For the final blog in a series of four posts about the fallacy of the soul mate, I’d like to utterly reverse my position and assert that soul mates do in fact exist. I’m not turning on my heel because of some reader’s sagacious and compelling response to an earlier post. Nor do I do so because I’m weary of writing posts that put me the role of a connubial killjoy, but rather because I do in fact believe that soul mates exist … just not at all in the way that we traditionally conceive of the concept.
While I do not believe there is such a thing as “finding your perfectly matched soul mate,” I’ve seen plenty of evidence that we can become each other’s soul mates as the result of a deep and lasting love relationship. If humans can develop finely honed skills in music, athletics, and language arts, wouldn’t it be equally possible for them to become perfectly suited and completely irreplaceable to their spouses? A musical genius develops perfect pitch and can create soul-stirring compositions of musical beauty. The best soccer players combine incredible footwork skills with a holistic awareness of the playing field; at the highest levels of play, soccer becomes a game of angles, similar to billiards. Someone who becomes fluent in a language “thinks” in that language—there is no effortful retrieval once the language becomes second nature.
Along these lines, for a couple in the later stages of a satisfying marriage, effective and respectful negotiation of challenges has become habitual. Love and respect for each other have been practiced so repeatedly that thoughts of separation or divorce are completely alien. The partnership has become so multifaceted and the compatibilities so intricately dovetailed that one's spouse could never be replaced by anyone else. Two individuals who have become perfect for and irreplaceable to each other have become soul mates. In this way, soul mates become each other’s “one in a billion perfect match.” This for me is the form that a soul mate takes in one’s life.
I suspect that happily married couples eventually pass a threshold into this last, most rewarding stage of marriage. The transition point into the stage of becoming each other’s soul mate would be different for each couple, and some couples would arrive earlier than others. (Sadly, many couples never even come close to achieving this). Perhaps this shift is the result of successful reconnection at a certain key transition point, such as the reconnection that follows the launching of adult children or the transition to retirement. However, this is not a passive process - marriages don’t get better as a function of time alone, but rather they get better as a function of two partners continuing to treat each other with love and respect despite the challenges life brings.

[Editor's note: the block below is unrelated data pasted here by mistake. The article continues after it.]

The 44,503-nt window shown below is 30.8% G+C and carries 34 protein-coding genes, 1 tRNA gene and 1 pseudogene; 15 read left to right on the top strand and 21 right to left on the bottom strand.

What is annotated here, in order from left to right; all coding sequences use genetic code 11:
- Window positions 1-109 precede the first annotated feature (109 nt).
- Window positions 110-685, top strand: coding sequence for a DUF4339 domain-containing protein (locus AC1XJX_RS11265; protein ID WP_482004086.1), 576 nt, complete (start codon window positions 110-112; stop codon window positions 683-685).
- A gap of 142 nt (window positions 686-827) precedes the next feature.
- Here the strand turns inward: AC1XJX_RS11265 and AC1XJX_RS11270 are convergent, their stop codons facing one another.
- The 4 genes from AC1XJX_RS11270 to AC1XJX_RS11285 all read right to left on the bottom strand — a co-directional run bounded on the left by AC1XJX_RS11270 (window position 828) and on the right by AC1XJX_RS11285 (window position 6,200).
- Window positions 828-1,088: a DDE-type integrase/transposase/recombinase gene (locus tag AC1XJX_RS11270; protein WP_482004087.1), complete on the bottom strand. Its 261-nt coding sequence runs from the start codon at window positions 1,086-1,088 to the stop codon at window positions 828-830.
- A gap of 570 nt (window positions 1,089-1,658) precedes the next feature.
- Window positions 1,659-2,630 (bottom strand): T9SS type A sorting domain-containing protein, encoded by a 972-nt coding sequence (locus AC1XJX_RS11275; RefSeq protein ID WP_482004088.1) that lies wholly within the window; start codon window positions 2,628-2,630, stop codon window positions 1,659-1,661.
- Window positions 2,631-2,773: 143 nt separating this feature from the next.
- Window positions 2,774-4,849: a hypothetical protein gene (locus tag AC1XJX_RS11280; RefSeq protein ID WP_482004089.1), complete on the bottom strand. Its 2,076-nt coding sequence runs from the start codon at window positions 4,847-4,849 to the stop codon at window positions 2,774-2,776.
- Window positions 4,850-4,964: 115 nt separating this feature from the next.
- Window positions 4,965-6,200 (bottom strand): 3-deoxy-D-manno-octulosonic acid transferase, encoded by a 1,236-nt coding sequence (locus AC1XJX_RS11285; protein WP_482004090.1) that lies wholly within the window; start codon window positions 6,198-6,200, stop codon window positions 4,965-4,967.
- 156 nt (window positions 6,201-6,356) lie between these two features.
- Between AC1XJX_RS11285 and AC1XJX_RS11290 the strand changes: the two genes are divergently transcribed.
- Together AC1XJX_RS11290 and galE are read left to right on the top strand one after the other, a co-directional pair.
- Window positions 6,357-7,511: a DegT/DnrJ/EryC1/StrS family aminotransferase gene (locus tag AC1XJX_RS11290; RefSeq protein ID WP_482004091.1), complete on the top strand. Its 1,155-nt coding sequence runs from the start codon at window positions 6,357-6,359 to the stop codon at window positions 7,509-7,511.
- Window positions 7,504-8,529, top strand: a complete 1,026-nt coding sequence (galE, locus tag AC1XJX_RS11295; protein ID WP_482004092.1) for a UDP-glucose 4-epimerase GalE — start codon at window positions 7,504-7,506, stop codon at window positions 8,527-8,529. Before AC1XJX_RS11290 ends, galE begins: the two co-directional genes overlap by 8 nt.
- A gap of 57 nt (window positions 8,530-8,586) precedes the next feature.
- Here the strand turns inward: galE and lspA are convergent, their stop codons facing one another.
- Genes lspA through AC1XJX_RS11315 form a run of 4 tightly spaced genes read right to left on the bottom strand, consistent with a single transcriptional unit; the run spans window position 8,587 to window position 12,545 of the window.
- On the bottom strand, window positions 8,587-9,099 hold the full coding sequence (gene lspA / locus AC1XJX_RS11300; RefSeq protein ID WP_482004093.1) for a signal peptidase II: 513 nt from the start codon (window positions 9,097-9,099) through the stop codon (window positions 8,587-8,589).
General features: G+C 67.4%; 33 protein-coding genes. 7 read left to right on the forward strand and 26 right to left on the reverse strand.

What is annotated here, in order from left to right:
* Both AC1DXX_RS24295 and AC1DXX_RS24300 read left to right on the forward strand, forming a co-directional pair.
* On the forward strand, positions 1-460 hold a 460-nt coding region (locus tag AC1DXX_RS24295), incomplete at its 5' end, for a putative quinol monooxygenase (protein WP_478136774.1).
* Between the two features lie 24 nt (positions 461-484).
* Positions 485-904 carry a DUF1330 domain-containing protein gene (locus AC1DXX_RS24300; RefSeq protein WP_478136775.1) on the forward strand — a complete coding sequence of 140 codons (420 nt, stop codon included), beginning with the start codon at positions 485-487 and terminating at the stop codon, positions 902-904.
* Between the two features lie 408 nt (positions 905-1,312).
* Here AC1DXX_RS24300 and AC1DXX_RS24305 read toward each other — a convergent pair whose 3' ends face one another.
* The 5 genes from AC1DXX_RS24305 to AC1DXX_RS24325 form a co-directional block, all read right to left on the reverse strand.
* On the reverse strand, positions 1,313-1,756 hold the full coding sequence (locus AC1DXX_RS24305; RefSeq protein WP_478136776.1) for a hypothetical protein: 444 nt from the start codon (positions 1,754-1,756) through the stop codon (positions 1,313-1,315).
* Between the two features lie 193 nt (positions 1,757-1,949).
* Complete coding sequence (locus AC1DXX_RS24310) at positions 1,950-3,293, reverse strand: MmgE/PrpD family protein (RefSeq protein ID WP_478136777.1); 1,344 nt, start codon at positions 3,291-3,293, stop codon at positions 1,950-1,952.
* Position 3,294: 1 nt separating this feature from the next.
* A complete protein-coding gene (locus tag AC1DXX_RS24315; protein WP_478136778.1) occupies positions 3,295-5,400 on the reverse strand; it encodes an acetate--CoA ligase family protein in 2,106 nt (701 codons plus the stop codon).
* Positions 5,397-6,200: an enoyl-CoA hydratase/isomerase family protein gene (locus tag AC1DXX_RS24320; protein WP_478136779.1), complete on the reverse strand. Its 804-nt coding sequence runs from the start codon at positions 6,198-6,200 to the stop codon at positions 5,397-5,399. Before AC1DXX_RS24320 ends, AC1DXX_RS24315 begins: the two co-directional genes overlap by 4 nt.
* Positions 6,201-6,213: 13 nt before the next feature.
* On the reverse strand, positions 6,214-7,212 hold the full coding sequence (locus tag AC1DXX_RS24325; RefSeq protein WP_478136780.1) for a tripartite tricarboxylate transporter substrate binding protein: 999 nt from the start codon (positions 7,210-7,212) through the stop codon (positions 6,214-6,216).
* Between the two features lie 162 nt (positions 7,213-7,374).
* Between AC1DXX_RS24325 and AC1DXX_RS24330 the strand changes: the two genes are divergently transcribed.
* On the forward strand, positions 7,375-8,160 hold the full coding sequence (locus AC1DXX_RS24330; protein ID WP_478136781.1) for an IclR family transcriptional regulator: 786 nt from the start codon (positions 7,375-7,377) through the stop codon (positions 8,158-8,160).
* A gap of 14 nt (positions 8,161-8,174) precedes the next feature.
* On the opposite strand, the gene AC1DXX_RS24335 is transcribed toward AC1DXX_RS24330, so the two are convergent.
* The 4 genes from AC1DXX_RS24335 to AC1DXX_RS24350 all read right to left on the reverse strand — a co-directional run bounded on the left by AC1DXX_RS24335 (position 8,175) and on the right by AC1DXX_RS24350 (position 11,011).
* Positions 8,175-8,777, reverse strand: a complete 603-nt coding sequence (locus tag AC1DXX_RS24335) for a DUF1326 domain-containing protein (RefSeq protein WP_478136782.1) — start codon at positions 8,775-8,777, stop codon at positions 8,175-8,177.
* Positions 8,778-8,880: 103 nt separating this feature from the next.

Whenever two individuals do become each other’s soul mate, the remaining years of marriage are grounded in security and a rare and special form of earned intimacy. As I see it, during the soul mate phase of a well-nurtured marriage, the developmental tasks would be to celebrate and make meaning of the life you have lived together, operating as sacred keepers of each other’s history, and to become generative together towards others. One hallmark of couples who have passed into the “soul mate” phase of their marriage is that they continually bless and inspire others through the way they treat each other and those around them. Another hallmark is the “widower” effect – when two people become one, it is often the case that the death of one is closely followed by the death of the other. This isn’t merely romantic nonsense propagated by Hollywood movie-makers – this actually happens with notable frequency for closely-bonded pairs.*